Gever Verlumun Celestine
University of Nigeria
Journalists require legislative protection because of the risks associated with the type of job that they do. In the process of carrying out their assignments, journalists face varying degrees of attack, especially from those who are not comfortable with their activities becoming public knowledge. Therefore, legislative protection will reduce the likelihood of attacks and outline stiff punishment for those who perpetrate attacks against journalists. The situation in developing countries like Nigeria is deserving of attention because the country is among those with high instances of impunity for attacks against journalists. In this study, the researcher examined the current status of legislative protections for Nigerian journalists. The researchers used a survey research design and sampled 204 Nigerian journalists. Data were collected using a structured questionnaire and results were presented in tables and charts. The researcher found that there is currently an absence of legislative protection for Nigerian journalists and journalists feel that this is encouraging impunity for attacks against them. The result also showed that journalists feel that there is a need to enact legislative protection for Nigerian journalists to discourage attacks against journalists and to end the era of impunity for attacks. The researchers highlighted the theoretical and practical implications of these results.
Solace Yawa Asafo
University of Media, Arts and Communication (UNiMAC)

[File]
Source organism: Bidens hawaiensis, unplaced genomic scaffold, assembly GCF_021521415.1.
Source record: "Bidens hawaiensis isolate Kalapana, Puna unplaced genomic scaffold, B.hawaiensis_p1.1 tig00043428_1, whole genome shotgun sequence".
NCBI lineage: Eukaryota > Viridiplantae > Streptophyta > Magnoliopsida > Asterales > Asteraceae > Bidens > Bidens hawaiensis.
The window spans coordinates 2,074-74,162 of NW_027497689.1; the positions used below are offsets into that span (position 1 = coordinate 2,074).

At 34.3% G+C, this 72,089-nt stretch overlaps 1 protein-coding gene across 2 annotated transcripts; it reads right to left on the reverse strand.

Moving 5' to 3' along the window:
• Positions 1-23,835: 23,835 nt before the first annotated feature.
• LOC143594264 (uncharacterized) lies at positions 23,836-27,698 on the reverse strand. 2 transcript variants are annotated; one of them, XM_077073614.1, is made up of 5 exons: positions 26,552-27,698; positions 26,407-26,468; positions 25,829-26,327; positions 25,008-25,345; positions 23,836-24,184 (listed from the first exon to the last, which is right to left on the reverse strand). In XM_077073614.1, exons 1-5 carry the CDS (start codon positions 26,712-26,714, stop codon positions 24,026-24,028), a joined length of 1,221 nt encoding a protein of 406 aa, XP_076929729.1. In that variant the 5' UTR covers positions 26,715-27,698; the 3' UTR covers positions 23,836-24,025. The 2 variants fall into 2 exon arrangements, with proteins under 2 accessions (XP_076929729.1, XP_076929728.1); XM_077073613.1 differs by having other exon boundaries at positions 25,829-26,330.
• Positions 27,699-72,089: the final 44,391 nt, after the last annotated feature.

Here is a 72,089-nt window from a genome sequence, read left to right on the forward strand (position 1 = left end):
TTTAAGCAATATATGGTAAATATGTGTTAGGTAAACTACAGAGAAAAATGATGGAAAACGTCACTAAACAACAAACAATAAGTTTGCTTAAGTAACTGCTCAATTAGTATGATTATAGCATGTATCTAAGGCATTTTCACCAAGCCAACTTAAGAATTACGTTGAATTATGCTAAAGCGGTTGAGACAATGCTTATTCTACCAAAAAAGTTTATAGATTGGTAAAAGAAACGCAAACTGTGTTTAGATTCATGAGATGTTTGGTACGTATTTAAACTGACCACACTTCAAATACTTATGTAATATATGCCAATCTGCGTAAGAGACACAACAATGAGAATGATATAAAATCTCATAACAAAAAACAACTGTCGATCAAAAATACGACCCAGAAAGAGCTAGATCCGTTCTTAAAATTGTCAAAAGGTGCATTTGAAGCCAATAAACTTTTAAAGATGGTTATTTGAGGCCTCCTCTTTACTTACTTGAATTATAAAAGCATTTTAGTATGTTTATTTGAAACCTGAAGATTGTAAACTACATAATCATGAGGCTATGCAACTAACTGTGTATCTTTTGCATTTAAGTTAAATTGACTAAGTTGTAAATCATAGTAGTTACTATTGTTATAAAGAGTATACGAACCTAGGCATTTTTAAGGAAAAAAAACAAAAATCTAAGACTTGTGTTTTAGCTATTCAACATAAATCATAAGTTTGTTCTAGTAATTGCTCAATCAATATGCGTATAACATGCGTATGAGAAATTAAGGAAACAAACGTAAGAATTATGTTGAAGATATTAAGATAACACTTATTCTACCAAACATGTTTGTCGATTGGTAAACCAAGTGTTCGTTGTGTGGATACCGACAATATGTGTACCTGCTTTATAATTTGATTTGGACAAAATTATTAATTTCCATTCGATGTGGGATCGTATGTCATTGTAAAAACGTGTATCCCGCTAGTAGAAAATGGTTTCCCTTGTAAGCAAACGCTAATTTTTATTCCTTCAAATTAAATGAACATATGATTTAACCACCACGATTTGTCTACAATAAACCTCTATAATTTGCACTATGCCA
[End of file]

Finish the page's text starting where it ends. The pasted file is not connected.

This study investigates the role of media training schools in promoting journalists’ personal safety. It argues that while governments, media institutions, and civil society organisations must promote the safety and security of journalists, media training institutions have a primary duty to teach and equip journalism students with the knowledge and technical skills on safety, security and protection. Journalism safety is defined as the extent to which journalists can work without facing physical, psychological, digital, health and financial threats. This paper sought to answer the following questions: what do students know about risks, threats and safety protocols associated with journalism practice; which courses taught students about risks and safety issues; and do students have the skills to respond to threats and risks? Using the UN Framework on Journalist Safety (2017), data was collected from 120 final-year journalism students of the Ghana Institute of Journalism. Analysis of the data revealed that there is no course on Safety of Journalists at GIJ as required by UNESCO, even though there is a course addressing legal/ethical threats and three others dealing with topics on physical threats. Consequently, while students’ awareness of physical and legal/ethical threats against journalists was high, most lacked awareness of digital, emotional/psychological, health, and financial risks and their associated safety measures. Additionally, students lacked the practical knowledge of the safety measures that should be adopted in risky situations. The implications are that final-year journalism students lack the competencies and skills to deal with digital, emotional/psychological, financial and health threats they may encounter in their work, thus endangering their personal safety. Journalism schools, therefore, need to develop personal safety courses that deal with all types of risks and personal safety measures with a greater focus on the emotional and health hazards and safety measures, especially in the aftermath of the Covid-19 pandemic.